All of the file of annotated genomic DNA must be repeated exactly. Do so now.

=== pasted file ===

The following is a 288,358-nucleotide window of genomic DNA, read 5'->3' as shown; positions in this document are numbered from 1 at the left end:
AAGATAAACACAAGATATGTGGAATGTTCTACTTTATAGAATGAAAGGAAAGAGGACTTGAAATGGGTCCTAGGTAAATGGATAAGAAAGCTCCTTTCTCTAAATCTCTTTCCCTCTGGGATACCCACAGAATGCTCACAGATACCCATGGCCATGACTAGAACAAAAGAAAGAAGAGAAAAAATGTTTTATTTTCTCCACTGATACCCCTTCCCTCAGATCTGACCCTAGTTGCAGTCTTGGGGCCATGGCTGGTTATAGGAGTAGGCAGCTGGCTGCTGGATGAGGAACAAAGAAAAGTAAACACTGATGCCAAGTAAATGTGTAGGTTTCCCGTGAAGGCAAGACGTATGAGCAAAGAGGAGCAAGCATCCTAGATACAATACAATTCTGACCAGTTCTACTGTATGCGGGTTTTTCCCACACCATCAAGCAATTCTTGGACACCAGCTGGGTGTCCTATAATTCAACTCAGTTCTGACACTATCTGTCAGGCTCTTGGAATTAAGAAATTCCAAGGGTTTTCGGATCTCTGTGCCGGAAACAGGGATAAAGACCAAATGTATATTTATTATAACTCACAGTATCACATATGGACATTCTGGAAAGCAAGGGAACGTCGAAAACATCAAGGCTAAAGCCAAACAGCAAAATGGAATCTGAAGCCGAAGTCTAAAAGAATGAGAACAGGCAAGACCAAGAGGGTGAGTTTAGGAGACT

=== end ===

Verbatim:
The following is a 288,358-nucleotide window of genomic DNA, read 5'->3' as shown; positions in this document are numbered from 1 at the left end:
AAGATAAACACAAGATATGTGGAATGTTCTACTTTATAGAATGAAAGGAAAGAGGACTTGAAATGGGTCCTAGGTAAATGGATAAGAAAGCTCCTTTCTCTAAATCTCTTTCCCTCTGGGATACCCACAGAATGCTCACAGATACCCATGGCCATGACTAGAACAAAAGAAAGAAGAGAAAAAATGTTTTATTTTCTCCACTGATACCCCTTCCCTCAGATCTGACCCTAGTTGCAGTCTTGGGGCCATGGCTGGTTATAGGAGTAGGCAGCTGGCTGCTGGATGAGGAACAAAGAAAAGTAAACACTGATGCCAAGTAAATGTGTAGGTTTCCCGTGAAGGCAAGACGTATGAGCAAAGAGGAGCAAGCATCCTAGATACAATACAATTCTGACCAGTTCTACTGTATGCGGGTTTTTCCCACACCATCAAGCAATTCTTGGACACCAGCTGGGTGTCCTATAATTCAACTCAGTTCTGACACTATCTGTCAGGCTCTTGGAATTAAGAAATTCCAAGGGTTTTCGGATCTCTGTGCCGGAAACAGGGATAAAGACCAAATGTATATTTATTATAACTCACAGTATCACATATGGACATTCTGGAAAGCAAGGGAACGTCGAAAACATCAAGGCTAAAGCCAAACAGCAAAATGGAATCTGAAGCCGAAGTCTAAAAGAATGAGAACAGGCAAGACCAAGAGGGTGAGTTTAGGAGACT